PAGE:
• Lush rich lemon curd is sunshine on a spoon. (Alan Benson)
Or should that be lemon butter? Whatever you call it, here’s how to make it, along with luscious variations including lemongrass, passionfruit or rhubarb.
By
Kylie Walker

19 Jun 2019 - 12:30 PM  UPDATED 21 Feb 2020 - 3:14 PM

“It’s like a little jar of sunshine,” says writer and keen lemon curd maker Sophie Hanson, and in just seven words, she’s summed up so much of what fans love about this simple preserve. Its golden-yellow colour is so cheery; it’s sweet-sharp tang brings a touch of brightness to even the coldest of winter mornings; and for some, it’s just a wee bit like a hug from your grandma.

Lemon butter or lemon curd?

When we started thinking about the secrets of making a really good, thick, tart, smooth lemon curd (no bits of egg white!) for this article, we soon found ourselves doing something almost as delightful as slathering generous dollops of the stuff on fresh bread: disappearing down the wonderful rabbit hole of recipe history, and pondering the many names this preserve is known by.

Lemon curd

Australia’s affection for this citrus spread probably comes in part from our colonial ties to England, where variations appeared in recipe books as early as the 1700s, and where it remains a popular preserve.

Over the years, this mixture of lemon, eggs, butter and sugar has been called lemon curd, lemon butter and lemon cheese, and from our research, while there is some variation in recipe – some use whole eggs, some use yolks; some put everything in together right from the start, some don’t – in Australia there’s been no consistent use of a particular name for a particular variation*.

A sample, for those who also love this kind of rabbit hole: A 1984 edition of The Commonsense Cookery Book, found in many schools and home kitchens in years past (“more than a million copies sold”), uses egg yolk for Lemon Cheese, but notes that a whole egg “may be beaten and used if liked”. Skipping back a few decades, in a pamphlet of recipes called The West Goulburn Churchwomen’s Union Book of Favourite Recipes, published in 1956, a recipe for Lemon Butter from Mrs R. Taunton runs directly above a recipe for Lemon Cheese from Mrs Y. Croker. Mrs Taunton uses whole eggs, and mixes everything right from the start, while Mrs Croker uses egg yolks, and melts butter with sugar before adding eggs, then lemon juice. In Tested Recipes, a booklet published by the South Kew Baptist Ladies’ Guide in 1931**, there’s a triple offering, all of them in a section on cake fillings: two versions of Lemon Butter (whole eggs in both), and a Lemon Filling (likewise).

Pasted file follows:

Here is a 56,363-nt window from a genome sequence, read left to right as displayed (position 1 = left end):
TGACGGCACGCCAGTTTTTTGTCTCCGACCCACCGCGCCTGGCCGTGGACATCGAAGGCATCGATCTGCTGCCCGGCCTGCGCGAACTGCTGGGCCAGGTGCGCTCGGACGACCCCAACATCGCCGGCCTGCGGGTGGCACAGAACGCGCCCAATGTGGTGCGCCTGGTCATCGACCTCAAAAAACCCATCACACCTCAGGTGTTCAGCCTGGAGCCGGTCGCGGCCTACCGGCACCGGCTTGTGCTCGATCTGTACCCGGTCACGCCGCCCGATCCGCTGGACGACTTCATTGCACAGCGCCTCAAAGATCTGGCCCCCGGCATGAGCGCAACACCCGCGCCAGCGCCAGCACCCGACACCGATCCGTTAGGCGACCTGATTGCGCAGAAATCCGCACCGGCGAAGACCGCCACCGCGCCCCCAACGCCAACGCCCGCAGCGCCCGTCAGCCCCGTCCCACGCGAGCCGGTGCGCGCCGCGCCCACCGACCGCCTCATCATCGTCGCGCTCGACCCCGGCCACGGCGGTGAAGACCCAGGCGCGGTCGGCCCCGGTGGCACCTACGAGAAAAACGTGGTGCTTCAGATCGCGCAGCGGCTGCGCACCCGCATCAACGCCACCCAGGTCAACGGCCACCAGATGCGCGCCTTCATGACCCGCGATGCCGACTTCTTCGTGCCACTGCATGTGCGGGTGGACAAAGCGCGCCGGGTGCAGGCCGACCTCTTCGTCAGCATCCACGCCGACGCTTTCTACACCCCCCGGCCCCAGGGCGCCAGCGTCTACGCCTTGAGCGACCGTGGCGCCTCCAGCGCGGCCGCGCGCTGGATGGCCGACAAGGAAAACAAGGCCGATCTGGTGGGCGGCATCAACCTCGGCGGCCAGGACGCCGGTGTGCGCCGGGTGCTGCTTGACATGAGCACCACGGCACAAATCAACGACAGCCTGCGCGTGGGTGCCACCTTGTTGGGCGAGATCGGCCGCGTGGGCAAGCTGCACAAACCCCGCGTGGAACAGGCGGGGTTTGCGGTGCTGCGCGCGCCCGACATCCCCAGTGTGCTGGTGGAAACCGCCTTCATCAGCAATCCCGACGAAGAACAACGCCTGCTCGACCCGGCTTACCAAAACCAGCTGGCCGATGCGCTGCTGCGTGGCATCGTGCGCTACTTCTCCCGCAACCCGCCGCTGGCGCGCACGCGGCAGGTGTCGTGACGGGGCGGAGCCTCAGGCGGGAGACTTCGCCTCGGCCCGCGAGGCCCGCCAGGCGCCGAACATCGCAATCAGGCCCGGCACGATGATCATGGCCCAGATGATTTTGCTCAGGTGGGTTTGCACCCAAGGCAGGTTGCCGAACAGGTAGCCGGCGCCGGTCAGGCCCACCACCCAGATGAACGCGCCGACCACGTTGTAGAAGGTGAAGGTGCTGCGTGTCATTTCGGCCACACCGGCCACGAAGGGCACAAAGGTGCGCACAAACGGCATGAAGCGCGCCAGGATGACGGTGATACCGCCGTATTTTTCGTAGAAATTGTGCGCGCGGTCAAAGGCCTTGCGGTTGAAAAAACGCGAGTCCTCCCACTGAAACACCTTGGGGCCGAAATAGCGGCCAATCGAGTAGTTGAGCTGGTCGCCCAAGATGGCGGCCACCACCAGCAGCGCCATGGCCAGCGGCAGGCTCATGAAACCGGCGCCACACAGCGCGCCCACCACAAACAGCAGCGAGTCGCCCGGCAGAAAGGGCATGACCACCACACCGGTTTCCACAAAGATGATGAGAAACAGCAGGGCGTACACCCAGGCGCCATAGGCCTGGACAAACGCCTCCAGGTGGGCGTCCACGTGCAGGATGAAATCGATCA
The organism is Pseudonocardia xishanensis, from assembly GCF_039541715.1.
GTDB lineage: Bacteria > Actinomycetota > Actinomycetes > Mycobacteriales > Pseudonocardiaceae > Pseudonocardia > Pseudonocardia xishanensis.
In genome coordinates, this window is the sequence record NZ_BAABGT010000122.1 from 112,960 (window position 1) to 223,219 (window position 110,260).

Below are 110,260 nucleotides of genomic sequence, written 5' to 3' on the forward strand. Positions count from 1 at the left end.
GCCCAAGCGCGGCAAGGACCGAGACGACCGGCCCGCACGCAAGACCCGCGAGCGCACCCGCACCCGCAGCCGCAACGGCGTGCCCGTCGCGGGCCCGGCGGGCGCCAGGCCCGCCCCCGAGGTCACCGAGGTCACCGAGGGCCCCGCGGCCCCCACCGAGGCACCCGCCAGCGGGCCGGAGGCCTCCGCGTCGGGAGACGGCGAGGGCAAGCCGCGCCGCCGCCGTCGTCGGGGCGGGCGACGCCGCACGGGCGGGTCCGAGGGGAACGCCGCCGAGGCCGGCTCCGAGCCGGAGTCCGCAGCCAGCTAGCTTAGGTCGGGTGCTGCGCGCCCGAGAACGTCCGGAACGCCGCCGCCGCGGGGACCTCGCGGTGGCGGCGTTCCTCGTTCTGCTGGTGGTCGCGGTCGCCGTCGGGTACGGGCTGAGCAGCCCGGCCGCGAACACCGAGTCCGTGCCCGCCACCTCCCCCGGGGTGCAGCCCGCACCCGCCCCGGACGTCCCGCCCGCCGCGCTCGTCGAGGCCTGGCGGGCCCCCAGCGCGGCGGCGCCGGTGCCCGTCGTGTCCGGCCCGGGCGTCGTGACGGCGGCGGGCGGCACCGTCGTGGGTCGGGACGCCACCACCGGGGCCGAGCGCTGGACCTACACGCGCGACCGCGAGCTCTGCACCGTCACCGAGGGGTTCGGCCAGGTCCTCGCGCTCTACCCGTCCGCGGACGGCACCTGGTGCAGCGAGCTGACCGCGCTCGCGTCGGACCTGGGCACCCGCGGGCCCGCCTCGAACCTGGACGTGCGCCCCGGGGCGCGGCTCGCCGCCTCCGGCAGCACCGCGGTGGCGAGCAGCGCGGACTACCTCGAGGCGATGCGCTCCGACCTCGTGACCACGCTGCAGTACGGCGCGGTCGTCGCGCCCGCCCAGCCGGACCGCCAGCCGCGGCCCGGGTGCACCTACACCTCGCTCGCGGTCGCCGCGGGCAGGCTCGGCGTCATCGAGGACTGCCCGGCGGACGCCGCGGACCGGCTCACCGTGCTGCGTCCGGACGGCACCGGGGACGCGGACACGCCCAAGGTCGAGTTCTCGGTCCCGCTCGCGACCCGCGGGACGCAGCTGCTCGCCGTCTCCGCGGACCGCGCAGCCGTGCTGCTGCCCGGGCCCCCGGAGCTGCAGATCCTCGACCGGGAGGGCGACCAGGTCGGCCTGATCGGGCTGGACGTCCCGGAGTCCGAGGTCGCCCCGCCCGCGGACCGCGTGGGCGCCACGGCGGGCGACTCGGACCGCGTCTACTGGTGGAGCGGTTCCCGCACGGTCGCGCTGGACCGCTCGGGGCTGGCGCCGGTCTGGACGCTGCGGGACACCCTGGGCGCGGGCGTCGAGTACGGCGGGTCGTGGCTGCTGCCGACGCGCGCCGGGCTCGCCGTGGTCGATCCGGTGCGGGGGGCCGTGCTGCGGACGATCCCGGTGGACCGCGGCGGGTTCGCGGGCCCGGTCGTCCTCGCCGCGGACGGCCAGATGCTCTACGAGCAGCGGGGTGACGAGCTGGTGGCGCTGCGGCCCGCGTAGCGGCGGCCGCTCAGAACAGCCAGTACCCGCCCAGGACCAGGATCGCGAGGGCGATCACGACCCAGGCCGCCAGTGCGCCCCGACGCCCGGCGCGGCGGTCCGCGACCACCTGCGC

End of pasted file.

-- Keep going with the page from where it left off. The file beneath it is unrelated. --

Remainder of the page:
“My grandmothers both called it lemon butter while lemon curd seems to be more widely used these days,” says Sophie Hansen, who has published several recipes for lemon curd and variations on her blog Local is Lovely, including lemon verbena curd and lemon and apple curd.

“But now I really think about it, lemon butter is a much more apt name as the recipe contains so much of the stuff! And it’s not a curd at all.”

And what of “lemon honey”? While most recipes for this less-common variation use honey instead of sugar, it’s not always the case: the EWA Cookery Book, published in 1936, uses sugar (and, for the record, egg yolks) in its Lemon Honey recipe.

The secret is in the stirring

While many of those historical recipes assumed the reader would be familiar with what they were making and not in need of much detail (even, in some cases, with no reference to heating the ingredients), those recipes and their modern descendants mostly have one thing in common: the instruction to stir well.